Innovation. What if...?


Been a big few weeks one way or another for exposure to innovation. In late September in Melbourne we hosted the ALPMA 2011 Summit the theme being "adapt innovate inspire". We heard from a number of speakers on what this means to them, how this applies to some firms and how some of it could possibly apply to your firm.

It was great to hear from the likes of Patty Keegan, on just how social media has transformed and will continue to transform the way most of us do business and network; John Petty on why quarterly rolling financial forecasting is so much more effective for firms than the old monthly/annual budget scenario; Bruce Ross's problem and opportunity trees; and Dr Ken Hudson had us all in the speed thinking zone. Not to forget John Dee the founder of Planet Ark and Director of Do Something reminding us all what we can and what we must do to save this planet of ours.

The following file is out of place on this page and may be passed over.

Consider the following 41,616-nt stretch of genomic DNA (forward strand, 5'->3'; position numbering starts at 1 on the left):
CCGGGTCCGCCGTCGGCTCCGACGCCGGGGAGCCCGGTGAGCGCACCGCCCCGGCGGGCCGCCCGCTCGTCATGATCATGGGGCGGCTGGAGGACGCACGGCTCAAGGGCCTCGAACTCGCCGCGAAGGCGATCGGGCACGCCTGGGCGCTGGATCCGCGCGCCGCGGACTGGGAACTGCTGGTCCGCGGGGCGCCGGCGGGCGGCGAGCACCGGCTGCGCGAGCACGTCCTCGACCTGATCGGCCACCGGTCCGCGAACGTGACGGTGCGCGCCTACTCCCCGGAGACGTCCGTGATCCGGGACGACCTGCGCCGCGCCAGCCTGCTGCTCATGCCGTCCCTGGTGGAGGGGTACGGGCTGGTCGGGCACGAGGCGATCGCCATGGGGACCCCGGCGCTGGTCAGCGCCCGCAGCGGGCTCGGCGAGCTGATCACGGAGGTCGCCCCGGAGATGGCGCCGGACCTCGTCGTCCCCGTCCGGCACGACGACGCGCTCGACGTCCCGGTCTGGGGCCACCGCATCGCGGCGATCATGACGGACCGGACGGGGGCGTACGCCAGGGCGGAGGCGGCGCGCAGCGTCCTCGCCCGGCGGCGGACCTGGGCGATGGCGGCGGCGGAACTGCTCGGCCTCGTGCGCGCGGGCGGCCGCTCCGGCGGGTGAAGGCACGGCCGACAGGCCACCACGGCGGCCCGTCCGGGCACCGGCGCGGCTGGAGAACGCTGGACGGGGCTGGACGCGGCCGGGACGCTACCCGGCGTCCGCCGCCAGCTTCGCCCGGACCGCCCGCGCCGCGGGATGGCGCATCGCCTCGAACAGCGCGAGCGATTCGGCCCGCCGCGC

Then last Friday, my wife Karen & I attended for the first time a TEDx event in Melbourne. We have, as I assume many of you have, long been watchers of TED videos (if you are not, can I strongly recommend you subscribe now and watch at your leisure short videos of inspirational and riveting talks by remarkable people free) but this is the first time we had attended a TEDx speaking event live. Again the theme was innovation. It surpassed our expectations with some wonderful "home grown" speakers each of whom are innovators in their own right.